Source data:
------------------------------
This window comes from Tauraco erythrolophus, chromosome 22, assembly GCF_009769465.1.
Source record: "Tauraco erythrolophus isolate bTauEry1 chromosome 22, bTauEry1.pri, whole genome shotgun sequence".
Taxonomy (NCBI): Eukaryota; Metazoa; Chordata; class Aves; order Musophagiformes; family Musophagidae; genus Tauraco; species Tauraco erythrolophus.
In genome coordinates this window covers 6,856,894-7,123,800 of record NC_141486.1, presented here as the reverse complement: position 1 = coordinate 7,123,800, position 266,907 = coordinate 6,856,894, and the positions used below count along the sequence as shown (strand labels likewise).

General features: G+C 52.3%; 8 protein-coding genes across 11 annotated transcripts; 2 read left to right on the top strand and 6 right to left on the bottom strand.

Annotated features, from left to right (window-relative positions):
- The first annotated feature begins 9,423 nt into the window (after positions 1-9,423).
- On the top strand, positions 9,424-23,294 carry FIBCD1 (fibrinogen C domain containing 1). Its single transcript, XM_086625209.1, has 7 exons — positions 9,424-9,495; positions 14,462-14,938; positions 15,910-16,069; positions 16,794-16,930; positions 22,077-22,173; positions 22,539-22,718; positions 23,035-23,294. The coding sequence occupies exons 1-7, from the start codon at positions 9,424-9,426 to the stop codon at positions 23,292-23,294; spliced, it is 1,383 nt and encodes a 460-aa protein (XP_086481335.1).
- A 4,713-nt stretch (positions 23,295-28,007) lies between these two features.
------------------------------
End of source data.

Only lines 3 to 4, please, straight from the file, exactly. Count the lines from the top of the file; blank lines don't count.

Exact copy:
Taxonomy (NCBI): Eukaryota; Metazoa; Chordata; class Aves; order Musophagiformes; family Musophagidae; genus Tauraco; species Tauraco erythrolophus.
In genome coordinates this window covers 6,856,894-7,123,800 of record NC_141486.1, presented here as the reverse complement: position 1 = coordinate 7,123,800, position 266,907 = coordinate 6,856,894, and the positions used below count along the sequence as shown (strand labels likewise).